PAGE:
‘Sustainability: A New Paradigm of Understanding?’ by Derek Wilson

(c) dr_zoidberg, on Flickr

(c) dr_zoidberg, on Flickr

Maintaining a balance between natural, economic, and social capital has already shown itself to be one of the most significant challenges of the 21st century. For hundreds of years, economic and social capital has grown by transforming environmental resources into more ‘useful’ forms. Given that natural capital is finite, this growth is unsustainable by definition, and we are now beginning to observe the limits of this growth as our global environment comes under mounting pressure. Continue reading

‘Dubai: Between Smartness and Identity’ by Jameel Karaki, MSc student

(c) Paolo Margarl via Flickr

(c) Paolo Margarl via Flickr

From a small undeveloped region on the shores of the Arabian Gulf in 1950, Dubai became a fast-growing modern city, a popular destination for tourism and a major economic centre. After years of implementing development plans and policies, Dubai aims to become a ‘Smart City’ ahead of hosting of the 2020 World Expo.

Consequently in April 2013, the Department of Tourism and Commerce Marketing and the Dubai Culture and Arts Authority (Dubai Culture) announced the transfer Continue reading

‘Climate Summit 2014: gateway to a climate change deal?’ by Samer Frangieh, MSc student

Frangieh Image

Picture taken during negotiations in COP19 climate conference in Warsaw – November 2013, © Frangieh

Climate change has gained a lot of political attention over the past few years, but with very little progress to celebrate. Even though the science-based evidence produced by the Intergovernmental Panel on Climate Change (IPCC), a leading scientific body on the topic, clearly indicates that climate change is happening now, there remains a strong divide among decision-makers.

We depend upon decision-makers, from countries of Continue reading

‘The Sacred and the Sustainable’ by Anne Marie Sowder, MSc graduate

(c) Charles Tilford

(c) Charles Tilford

For the first time in human history, more people on the planet are living in urban areas than in rural areas. Taken in aggregate, people are on the move to cities, cities where much of the existing building stock still reflects the demographics and needs of their previous populations. This is particularly true for certain religious institutions whose sacred architecture — often monumental worship spaces– are sitting empty. This is just such the case as in New York City, one of the densest urban areas in the United States. Can the sacred be sustained in the city or will financial Continue reading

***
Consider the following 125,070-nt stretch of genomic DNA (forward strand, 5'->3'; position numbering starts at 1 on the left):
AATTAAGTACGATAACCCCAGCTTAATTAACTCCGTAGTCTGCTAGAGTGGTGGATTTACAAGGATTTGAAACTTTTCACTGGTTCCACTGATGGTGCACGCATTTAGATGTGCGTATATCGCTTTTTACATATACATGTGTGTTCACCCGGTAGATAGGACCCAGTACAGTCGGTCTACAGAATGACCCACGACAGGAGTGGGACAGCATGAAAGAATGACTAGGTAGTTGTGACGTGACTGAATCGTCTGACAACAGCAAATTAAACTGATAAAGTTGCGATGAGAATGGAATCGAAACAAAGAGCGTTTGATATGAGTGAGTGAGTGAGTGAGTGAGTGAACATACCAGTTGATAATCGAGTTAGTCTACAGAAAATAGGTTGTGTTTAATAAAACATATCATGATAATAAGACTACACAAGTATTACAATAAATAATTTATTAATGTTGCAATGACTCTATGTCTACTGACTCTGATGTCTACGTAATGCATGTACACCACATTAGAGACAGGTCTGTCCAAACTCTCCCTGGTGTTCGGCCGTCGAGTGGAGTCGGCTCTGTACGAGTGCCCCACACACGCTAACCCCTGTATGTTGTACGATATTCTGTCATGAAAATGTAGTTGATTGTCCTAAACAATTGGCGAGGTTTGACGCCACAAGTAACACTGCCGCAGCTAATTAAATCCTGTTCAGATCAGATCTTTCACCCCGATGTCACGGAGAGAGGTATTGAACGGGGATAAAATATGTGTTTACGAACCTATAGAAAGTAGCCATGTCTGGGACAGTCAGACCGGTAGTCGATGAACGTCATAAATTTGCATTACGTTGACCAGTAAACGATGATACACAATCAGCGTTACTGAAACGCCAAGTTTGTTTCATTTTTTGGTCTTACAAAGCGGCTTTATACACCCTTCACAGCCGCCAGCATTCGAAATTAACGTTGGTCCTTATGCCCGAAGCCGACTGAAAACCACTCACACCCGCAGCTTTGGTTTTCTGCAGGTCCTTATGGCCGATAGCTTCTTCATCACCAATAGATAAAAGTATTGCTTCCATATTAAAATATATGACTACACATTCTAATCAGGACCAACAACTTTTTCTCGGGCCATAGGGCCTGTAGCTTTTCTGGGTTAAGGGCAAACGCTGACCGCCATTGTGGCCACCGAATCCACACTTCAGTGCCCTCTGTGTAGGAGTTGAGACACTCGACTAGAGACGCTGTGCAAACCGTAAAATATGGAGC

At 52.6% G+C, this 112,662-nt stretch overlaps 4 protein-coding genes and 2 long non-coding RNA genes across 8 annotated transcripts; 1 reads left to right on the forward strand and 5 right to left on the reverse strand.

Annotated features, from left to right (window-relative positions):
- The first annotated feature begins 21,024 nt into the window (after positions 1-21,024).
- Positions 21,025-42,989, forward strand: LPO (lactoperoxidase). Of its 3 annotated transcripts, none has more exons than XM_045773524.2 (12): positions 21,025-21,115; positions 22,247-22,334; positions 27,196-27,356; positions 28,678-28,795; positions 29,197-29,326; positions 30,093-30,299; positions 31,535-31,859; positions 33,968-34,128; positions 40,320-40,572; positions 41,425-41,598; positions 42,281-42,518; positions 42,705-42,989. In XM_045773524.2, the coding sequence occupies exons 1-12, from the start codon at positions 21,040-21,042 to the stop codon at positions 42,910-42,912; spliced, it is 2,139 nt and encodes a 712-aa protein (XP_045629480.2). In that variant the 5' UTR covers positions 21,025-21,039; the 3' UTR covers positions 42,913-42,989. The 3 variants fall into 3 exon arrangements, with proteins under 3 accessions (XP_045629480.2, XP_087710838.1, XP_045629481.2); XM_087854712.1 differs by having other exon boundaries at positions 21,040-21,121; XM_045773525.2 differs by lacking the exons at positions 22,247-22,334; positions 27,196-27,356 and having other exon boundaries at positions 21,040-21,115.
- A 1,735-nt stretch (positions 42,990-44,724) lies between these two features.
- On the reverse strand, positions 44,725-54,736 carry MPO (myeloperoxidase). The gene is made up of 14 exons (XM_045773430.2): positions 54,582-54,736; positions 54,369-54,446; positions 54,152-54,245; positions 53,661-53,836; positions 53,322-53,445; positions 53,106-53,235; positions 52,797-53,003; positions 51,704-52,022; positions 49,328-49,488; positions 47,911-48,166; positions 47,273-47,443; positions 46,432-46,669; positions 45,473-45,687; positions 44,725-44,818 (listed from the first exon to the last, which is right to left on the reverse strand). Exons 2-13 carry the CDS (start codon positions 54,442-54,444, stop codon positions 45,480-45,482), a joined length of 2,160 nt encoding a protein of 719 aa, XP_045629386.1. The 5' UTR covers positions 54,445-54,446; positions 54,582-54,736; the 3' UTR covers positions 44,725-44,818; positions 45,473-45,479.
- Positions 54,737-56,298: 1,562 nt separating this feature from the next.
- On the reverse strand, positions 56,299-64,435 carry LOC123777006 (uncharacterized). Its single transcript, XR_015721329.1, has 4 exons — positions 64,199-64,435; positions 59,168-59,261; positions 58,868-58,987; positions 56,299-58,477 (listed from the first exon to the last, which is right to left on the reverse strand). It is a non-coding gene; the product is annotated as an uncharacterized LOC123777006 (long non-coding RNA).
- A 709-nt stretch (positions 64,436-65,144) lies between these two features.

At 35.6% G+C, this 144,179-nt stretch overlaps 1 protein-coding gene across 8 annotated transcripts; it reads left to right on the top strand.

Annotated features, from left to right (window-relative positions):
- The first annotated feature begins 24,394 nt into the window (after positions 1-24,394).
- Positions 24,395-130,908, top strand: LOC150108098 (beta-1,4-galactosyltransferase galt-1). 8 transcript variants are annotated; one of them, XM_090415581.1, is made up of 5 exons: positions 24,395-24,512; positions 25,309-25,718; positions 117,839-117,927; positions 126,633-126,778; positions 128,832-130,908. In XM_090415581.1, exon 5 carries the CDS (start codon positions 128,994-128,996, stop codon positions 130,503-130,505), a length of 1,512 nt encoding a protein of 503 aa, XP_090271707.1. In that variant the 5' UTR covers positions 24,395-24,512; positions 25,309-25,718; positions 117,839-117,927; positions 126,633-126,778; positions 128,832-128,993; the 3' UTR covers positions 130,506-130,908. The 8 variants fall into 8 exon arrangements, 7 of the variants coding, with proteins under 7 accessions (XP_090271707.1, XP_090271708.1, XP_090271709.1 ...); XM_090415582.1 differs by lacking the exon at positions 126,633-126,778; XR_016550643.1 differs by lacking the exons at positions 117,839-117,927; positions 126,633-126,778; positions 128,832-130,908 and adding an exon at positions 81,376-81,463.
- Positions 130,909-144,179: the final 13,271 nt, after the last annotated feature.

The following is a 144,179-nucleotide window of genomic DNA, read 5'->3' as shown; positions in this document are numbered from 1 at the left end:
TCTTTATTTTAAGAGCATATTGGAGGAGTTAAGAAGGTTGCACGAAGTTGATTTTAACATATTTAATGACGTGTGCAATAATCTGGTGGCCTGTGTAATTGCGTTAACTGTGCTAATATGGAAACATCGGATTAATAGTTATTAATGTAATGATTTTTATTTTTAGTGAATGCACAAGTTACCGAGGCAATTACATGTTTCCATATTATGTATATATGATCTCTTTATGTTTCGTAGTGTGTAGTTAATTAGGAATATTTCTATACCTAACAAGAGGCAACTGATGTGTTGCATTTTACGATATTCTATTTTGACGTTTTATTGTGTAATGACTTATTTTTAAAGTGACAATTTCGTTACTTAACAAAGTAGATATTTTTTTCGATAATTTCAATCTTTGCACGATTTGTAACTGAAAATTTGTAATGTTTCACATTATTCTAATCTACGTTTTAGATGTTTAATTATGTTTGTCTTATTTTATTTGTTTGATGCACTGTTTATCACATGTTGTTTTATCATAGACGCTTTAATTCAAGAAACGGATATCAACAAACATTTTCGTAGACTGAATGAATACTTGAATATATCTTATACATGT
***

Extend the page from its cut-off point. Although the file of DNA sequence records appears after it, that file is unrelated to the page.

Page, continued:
‘Walkable urbanism as an economic driver?’ By Tim Phillips, MSc graduate

Reconnecting America (c)There is a sea change occurring in United States mobility in recognition of multimodal transit as it relates to walkability and resultant effects on urban forms. Cities and states are in many instances directing future development toward multimodal transit stations, called Transit Oriented Development in the United States, which includes Continue reading

‘Learning from Hong Kong’ By Daniel Elsea, MSc student

HK new town towers

I have found myself recently looking to what I consider my second home – Hong Kong – for a fairly straightforward formula for how our increasingly affluent planet could quickly learn to consume less: a very specific type of intensive urbanisation that is Continue reading

‘Future Cities Unbox Labs 2014’ by Swati Janu, MSc student

Janu, Swati AHRC Image 3x4guide-image - SMALLER
What will our future cities look like? Whether they will be zero-carbon communities, socially inclusive societies, underwater cities or all of the above, one thing is certain – it is not possible for only architects or even economists to envision a sustainable city in isolation. It requires a collaborative, inter-disciplinary approach, similar to the one that the MSUD course is tailored around. Continue reading